Here, like the regulations discussed above requiring sound permits for speech in Turley and Lutz, or the requirement to pay tolls to commute to work in Selevan, the requirement that Premises Residence licensees not travel unrestricted with their firearms throughout or outside of the state does not infringe on any fundamental right. Such restrictions are reasonable in time, place, and manner restrictions on the possession and use of a firearm.
Plaintiffs' argument that 38 RCNY § 5-23(a)(3) conflicts with the Firearms Owners' Protection Act ("FOPA"), 18 U.S.C. § 9264, is similarly unconvincing. See Pl. Mem. at 27. FOPA protects individuals from prosecution for illegally transporting firearms when the origin or destination of the transfer is a place where the individual "may lawfully possess and carry such firearm." 18 U.S.C. § 926A. In Torraco v. Port Auth. of N.Y. & N.J., 615 F.3d 129, 139 (2d Cir. 2010), the Second Circuit held that FOPA does not create a presumption that gun owners may travel interstate with their guns to places that do not permit unlicensed firearm possession. Similarly, in a state court challenge invoking FOPA, the Appellate Division held that "[w]here the licensee is not permitted by the terms of the license to lawfully carry the firearm at the time he embarks on a trip to another state, FOPA is inapplicable." Beach v. Kelly, 52 A.D.3d 436, 437 (App. Div. 2008). Here, Premises Residence licensees are not authorized to carry firearms under the terms of their restricted license, other than in the limited exception of travel to a New York City authorized range. Thus, Plaintiffs do not meet the lawful carry requirement set forth in 18 U.S.C. § 926A. 38 RCNY § 5-23(a)(3) Does Not Violate The First Amendment
The First Amendment protects the right of individuals to associate for the purpose of engaging in activities protected by the First Amendment, such as speech, assembly, petition for redress of grievances, and the exercise of religion. Roberts v. United States Jaycees, 468 U.S. 609, 618 (1984); Sanitation Recycling Indus, v. City of New York, 107 F.3d 985, 996-97 (2d Cir. 1997). However, government regulation or conduct that makes it "more difficult for individuals to exercise their freedom of association . . . does not, without more, result in a First Amendment violation." Fiehting Finest. Inc. v. Bratton, 95 F.3d 224, 228 (1996). Rather, "[t]o be cognizable, the interference with associational rights must be direct and substantial or significant." Id. quoting Lyng v. UAW, 485 U.S. 360, 366-67 n. 5 (1988) (internal quotations omitted). Moreover, the existence of a "chilling effect even in the area of First Amendment rights" does not support a freedom of expressive association claim. Id. quoting Younger v. Harris, 401 U.S. 37, 57 (1971) (internal quotations omitted).
Plaintiffs have not alleged how engaging in target practice and competitive shooting outside of New York City constitutes expressive matter or free association protected by the First Amendment. In order for an activity to fall within the ambit of the First Amendment's protection of expressive association, "a group must engage in some form of expression, whether it be public or private." Boy Scouts of Am. v. Dale, 530 U.S. 640, 648 (2000). Plaintiffs have asserted that practicing at ranges and participating in shooting competitions is protected expressive or associational conduct. See Pl. Mem. at 17-19. However, asserting that gathering to practice and use what Plaintiffs deem to be their constitutional rights protected under the Second Amendment does not serve to create a right to expression and association protected under the First Amendment. Courts have viewed with care the implication of First Amendment rights in the context of the Second Amendment. See, e.g., Kachalsky, 701 F.3d at 91-92 ("it would be . . . imprudent to assume that the principles and doctrines developed in connection with the First Amendment apply equally to the Second [Amendment]."); Plastino v. Koster, 12-CV-1316, 2013 WL 1769088, at *3 (E.D. Mo. Apr. 24, 2013), appeal dismissed (Oct. 11, 2013); Woolard v. Sheridan, 863 F. Supp.2d 462, 472 (D. Md. 2012), rev'd on other grounds, sub. nom, Woolard v. Gallagher, 712 F.3d 865, 883 fn. 11 (4th Cir. Mar. 21, 2013); Piszczatoski v. Filko, 840 F. Supp.2d 813, 832 (D.N.J. 2012) (declining to apply the First Amendment's prior restraint doctrine to a Second Amendment case).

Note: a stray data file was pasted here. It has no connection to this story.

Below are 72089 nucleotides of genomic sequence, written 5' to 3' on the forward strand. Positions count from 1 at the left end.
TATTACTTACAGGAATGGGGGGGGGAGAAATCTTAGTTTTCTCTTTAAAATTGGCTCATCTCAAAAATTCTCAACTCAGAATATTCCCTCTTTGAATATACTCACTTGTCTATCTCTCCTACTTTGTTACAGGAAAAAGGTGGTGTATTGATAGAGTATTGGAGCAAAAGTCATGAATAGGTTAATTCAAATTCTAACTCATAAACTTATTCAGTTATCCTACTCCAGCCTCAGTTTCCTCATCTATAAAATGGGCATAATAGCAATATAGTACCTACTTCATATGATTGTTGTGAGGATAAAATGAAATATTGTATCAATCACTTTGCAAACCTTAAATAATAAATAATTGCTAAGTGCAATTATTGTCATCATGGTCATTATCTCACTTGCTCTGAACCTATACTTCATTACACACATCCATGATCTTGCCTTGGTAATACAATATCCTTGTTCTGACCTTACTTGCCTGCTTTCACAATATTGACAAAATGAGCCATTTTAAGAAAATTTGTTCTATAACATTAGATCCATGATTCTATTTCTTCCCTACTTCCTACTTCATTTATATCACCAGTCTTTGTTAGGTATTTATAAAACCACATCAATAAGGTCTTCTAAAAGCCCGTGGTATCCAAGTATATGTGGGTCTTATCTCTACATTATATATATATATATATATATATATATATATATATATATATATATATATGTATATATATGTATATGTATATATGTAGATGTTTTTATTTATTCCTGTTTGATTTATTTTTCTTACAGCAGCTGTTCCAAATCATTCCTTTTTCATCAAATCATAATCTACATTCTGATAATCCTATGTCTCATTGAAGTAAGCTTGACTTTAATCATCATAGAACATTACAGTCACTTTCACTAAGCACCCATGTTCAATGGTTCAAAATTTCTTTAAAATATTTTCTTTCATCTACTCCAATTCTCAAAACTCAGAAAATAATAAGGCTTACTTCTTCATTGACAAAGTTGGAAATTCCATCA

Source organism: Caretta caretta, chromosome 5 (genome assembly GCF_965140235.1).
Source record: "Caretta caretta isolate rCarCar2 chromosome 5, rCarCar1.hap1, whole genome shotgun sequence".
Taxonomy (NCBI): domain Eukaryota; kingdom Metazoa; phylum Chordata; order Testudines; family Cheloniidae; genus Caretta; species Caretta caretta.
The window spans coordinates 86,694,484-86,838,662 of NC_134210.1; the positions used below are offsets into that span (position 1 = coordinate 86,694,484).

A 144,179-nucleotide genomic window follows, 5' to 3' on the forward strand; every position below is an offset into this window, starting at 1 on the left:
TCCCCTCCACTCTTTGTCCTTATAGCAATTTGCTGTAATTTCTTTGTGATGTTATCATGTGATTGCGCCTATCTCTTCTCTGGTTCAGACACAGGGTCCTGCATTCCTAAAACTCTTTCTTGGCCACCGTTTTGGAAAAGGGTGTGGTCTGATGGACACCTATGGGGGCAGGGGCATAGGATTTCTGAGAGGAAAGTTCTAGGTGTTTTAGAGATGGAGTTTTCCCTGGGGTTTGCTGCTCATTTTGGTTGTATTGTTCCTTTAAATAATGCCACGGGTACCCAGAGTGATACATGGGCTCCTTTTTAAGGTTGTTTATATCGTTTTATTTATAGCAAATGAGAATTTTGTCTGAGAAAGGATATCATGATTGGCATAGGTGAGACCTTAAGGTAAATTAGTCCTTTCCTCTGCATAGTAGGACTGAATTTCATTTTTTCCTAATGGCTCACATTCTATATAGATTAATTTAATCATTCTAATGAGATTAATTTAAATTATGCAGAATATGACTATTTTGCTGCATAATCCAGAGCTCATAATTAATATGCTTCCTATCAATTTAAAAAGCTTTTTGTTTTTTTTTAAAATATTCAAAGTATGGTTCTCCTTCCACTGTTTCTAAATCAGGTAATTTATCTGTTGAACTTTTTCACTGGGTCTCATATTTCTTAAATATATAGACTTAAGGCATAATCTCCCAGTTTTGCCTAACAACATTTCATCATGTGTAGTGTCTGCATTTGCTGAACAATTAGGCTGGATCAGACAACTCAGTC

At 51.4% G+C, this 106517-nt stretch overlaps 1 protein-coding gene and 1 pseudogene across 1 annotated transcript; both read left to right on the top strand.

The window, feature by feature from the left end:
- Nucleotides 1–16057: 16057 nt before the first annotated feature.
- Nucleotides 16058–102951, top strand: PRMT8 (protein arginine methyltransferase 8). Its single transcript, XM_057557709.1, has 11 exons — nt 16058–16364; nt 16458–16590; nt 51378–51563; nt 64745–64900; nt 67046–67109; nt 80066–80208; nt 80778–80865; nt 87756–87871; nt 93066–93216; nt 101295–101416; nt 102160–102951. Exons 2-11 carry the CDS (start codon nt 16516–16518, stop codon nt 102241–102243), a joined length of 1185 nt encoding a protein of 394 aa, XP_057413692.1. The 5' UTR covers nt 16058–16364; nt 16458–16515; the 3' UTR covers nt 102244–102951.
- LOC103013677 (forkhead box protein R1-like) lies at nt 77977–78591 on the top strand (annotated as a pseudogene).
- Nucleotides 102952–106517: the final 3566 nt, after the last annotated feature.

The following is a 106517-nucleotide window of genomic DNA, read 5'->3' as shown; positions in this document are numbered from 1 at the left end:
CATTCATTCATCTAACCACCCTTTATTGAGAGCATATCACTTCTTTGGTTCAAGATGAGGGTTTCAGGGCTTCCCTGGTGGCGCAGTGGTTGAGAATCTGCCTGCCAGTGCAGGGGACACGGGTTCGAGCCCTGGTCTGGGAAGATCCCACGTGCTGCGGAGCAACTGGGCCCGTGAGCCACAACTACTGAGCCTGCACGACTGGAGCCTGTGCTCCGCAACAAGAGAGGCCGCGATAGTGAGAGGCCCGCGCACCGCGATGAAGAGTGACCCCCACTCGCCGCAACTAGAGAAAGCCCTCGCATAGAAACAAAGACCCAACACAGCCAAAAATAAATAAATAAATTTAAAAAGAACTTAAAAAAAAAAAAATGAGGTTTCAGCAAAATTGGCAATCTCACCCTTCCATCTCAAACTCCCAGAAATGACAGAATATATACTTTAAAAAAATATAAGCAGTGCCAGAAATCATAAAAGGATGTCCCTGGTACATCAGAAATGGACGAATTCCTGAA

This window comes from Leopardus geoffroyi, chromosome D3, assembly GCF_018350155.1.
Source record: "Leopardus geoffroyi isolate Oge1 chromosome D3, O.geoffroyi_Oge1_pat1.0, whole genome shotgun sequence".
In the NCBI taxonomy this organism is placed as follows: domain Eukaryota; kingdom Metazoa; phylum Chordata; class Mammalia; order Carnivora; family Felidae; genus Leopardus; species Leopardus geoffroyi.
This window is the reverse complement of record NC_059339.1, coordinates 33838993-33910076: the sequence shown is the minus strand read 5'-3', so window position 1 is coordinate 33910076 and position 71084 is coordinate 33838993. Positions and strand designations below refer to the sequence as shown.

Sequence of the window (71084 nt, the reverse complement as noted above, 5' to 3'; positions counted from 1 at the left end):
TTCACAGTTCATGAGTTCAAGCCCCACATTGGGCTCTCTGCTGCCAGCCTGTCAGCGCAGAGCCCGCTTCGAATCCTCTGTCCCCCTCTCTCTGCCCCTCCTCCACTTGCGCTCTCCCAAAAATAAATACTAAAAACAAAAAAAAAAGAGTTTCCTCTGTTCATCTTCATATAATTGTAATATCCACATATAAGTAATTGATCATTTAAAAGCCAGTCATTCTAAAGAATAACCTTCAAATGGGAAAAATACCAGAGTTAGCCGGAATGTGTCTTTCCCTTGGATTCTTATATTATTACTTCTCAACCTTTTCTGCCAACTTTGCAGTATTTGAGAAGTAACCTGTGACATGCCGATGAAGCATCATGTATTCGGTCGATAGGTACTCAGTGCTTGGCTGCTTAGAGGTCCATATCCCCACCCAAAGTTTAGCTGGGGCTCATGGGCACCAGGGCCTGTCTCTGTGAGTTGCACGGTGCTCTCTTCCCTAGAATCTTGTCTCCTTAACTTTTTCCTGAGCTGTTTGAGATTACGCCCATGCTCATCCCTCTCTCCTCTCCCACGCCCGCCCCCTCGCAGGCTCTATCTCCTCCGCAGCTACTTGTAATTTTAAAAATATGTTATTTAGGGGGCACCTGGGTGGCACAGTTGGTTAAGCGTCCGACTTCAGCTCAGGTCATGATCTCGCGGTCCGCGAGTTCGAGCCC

The requirement that Premises Residence licensees only utilize New York City authorized small arms ranges for purposes of practicing with their restricted firearm does not directly and substantially interfere with the rights of Plaintiffs to exercise their right to freely associate. The requirement simply affects the place and manner in which Plaintiffs may engage in target shooting - an activity that is elective. Although Plaintiffs argue that 38 RCNY § 5-23(a)(3) sets forth a requirement that Premises Residence licensees practice "[t]o maintain proficiency in the use of the handgun," nothing in that rule is compulsory, requiring licensees to practice at a range, it simply permits it. Nothing prevents Plaintiffs from associating with other handgun licensees at ranges in New York City, or any shooting competitions held therein. The City's rule does not prevent any of the Plaintiffs from obtaining a license to utilize, possess, or carry a handgun in the states or localities where Plaintiffs seek to engage in target practice or shooting competitions outside of New York City. 38 RCNY § 5-23(a)(3) Does Not Violate The Dormant Commerce Clause